It maintains that a person’s role determines not only behavior but also beliefs and attitudes.

In general, the roles that people occupy not only channel their behavior but also shape their attitudes.
Deviant behavior
1. It has difficulty explaining certain kind of social behavior

Deviant behavior any behavior that violates or contravenes the norms defining a given role.

2. It can’t explain how role expectation came to be what they are in the first place.

Limitations - Role Theory
Reinforcement
People will be more likely to perform a specific behavior it is followed directly by the occurrence of something pleasurable or by the removal of something aversive

Proponents: Pavlov, Thorndike, Allport, Hull
and Skinner.

b. Reinforcement Theory
Reinforcement
or
Punishment ?
Refers to events that are directly observable, Any event that leads to an alteration or change in behavior is called stimulus .

Reinforcement is any favorable outcome that results from a response

Conditioning – a contingency is established between emitting a response and subsequently receiving a reinforcement

Stimulus discrimination – occurs when a person learns the exact conditions under which a response will be reinforced
Central Concept - Reinforcement theory
Imitation
1. Social Learning theory (Bandura)

- It holds that individuals acquire new responses through conditioning and imitation. Both imitation and conditioning are important process in socialization and they help to explain how person s acquire complex social behavior


Imitation – the learner watches the model’s behavior and thereby comes to understand how to behave in a similar manner.
Supporting theories - Reinforcement theory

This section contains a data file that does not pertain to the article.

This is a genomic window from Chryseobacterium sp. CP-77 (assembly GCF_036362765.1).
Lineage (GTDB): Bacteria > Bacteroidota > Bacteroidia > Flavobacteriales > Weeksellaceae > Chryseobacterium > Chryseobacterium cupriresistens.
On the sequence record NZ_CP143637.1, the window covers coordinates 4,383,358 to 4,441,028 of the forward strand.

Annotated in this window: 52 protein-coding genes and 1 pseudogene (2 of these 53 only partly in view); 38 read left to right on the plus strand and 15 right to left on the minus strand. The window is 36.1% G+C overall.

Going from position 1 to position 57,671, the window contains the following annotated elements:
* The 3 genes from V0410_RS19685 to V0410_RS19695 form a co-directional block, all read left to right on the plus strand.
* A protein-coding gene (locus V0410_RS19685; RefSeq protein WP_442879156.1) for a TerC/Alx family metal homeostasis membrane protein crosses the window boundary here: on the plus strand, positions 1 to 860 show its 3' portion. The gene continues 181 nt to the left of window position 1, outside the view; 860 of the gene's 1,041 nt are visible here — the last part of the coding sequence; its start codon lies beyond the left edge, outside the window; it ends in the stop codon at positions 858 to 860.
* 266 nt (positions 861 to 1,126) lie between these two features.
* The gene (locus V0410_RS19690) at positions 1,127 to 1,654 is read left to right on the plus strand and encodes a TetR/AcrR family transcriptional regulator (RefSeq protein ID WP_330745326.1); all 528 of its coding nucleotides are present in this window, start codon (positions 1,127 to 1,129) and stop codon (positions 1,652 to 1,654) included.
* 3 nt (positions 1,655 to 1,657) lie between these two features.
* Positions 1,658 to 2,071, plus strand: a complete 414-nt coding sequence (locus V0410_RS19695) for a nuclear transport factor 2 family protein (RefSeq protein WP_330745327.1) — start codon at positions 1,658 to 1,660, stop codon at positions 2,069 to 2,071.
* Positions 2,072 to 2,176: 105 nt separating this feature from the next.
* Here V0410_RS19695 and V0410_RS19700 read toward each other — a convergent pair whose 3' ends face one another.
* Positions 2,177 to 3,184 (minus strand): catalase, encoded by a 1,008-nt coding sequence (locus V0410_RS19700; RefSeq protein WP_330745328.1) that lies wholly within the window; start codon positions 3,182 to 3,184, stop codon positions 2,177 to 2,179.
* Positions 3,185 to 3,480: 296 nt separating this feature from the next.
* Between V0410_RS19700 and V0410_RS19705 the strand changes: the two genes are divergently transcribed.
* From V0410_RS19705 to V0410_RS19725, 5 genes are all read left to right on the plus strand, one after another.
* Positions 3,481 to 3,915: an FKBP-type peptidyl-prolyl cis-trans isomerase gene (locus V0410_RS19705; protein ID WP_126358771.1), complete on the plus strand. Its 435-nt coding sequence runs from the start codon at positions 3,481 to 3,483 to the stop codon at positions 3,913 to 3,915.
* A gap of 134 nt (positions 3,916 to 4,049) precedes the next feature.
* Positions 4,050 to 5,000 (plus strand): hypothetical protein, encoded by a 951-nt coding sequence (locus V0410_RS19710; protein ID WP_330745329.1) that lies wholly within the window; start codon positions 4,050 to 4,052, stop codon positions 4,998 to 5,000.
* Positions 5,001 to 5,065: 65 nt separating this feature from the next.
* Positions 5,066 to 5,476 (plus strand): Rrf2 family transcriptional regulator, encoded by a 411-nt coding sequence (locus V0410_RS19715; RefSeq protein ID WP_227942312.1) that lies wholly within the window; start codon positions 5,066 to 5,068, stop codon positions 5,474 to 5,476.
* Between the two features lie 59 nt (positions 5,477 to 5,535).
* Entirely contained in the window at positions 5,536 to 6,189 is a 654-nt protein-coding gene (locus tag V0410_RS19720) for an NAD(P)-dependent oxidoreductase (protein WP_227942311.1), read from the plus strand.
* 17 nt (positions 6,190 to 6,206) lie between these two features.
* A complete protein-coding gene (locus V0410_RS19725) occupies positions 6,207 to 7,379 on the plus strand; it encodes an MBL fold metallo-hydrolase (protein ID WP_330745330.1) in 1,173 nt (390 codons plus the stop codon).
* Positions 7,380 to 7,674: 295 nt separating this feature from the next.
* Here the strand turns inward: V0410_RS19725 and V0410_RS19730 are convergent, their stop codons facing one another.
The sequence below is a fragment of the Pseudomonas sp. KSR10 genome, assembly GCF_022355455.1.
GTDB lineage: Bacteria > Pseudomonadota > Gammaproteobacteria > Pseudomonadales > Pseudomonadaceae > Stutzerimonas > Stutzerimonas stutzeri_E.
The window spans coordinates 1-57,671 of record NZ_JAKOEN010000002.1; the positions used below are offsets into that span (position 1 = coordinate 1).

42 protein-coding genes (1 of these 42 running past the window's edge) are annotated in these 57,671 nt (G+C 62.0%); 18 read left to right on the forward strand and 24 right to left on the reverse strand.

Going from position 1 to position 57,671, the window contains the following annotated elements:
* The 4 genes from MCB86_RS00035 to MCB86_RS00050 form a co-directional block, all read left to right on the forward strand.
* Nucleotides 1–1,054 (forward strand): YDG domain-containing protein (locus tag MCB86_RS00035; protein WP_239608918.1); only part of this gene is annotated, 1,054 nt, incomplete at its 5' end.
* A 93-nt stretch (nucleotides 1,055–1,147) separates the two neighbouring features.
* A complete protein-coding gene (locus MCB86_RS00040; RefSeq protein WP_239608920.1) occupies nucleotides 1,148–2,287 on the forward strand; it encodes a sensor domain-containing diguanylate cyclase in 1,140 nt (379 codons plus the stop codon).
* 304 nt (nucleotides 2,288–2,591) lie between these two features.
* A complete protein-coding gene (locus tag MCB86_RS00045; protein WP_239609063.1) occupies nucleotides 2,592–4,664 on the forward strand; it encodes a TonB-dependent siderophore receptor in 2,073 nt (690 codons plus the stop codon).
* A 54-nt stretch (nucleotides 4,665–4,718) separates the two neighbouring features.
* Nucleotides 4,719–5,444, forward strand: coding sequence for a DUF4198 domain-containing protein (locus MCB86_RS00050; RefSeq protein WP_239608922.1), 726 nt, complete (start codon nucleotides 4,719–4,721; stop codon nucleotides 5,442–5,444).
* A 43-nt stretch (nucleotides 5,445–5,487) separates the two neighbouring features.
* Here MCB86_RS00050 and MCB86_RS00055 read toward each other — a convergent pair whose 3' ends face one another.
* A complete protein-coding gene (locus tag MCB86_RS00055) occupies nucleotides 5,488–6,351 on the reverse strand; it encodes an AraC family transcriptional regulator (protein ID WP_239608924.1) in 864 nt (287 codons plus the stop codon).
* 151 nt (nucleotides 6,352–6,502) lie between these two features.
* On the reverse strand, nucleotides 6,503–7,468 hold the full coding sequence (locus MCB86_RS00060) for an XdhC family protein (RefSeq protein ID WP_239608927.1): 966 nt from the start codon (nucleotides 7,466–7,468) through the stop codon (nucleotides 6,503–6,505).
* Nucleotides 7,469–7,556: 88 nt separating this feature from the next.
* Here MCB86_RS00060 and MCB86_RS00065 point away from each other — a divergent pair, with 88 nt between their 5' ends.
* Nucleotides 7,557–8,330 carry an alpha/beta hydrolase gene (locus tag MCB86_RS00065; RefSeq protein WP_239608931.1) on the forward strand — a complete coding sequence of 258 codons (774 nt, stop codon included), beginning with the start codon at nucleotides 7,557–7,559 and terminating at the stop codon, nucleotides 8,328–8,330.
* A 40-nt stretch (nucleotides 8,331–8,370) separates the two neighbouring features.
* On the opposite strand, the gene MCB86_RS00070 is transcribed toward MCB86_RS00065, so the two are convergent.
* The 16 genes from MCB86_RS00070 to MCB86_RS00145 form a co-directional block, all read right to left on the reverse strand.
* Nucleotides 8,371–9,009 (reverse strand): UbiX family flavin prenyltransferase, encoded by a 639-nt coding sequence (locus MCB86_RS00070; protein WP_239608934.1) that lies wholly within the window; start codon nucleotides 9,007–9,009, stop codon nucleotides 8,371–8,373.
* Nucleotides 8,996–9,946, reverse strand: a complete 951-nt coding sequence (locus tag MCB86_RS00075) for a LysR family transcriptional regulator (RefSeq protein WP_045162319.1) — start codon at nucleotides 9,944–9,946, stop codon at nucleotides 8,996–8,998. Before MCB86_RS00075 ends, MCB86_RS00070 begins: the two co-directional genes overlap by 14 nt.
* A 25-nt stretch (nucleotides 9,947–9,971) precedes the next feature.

Hedonism
1. It portrays individuals primarily as reacting to environmental stimuli rather than as initiating behavior based on imaginative or creative thought. The theory does not account easily creativity, innovations or invention.

2. It largely ignores or downplays other motivations. It characterizes social behavior as hedonistic , with individuals striving to maximize profit from outcomes.


Limitations - Reinforcement Theory
Relationships
=
Social Exchange Principle ?
2. Social Exchange Theory (Cook, Homans, Kelly & Thibaut)
- It assumes that individuals have freedom of choice and often face social situations in which they must choose among alternative actions

- It states that individuals are hedonistic – try to maximize rewards and minimize costs

Equity – it exists in a relationship when participants feel that the rewards they receive are proportional to the costs they beat
Supporting theories - Reinforcement theory
Cognitive theory
- It states that mental activities of the individual are important determinants of social behavior.

- Mental activities are called cognitive process – perception, memory, judgment, problem solving and decision making.

- Influenced by the ideas of Kofka, Kohler and other theorists in the Gestalt movement and taken the concept – that people respond to configurations of stimuli rather than to a single, discrete stimulus.

c. Cognitive Theory
What will you choose to learn?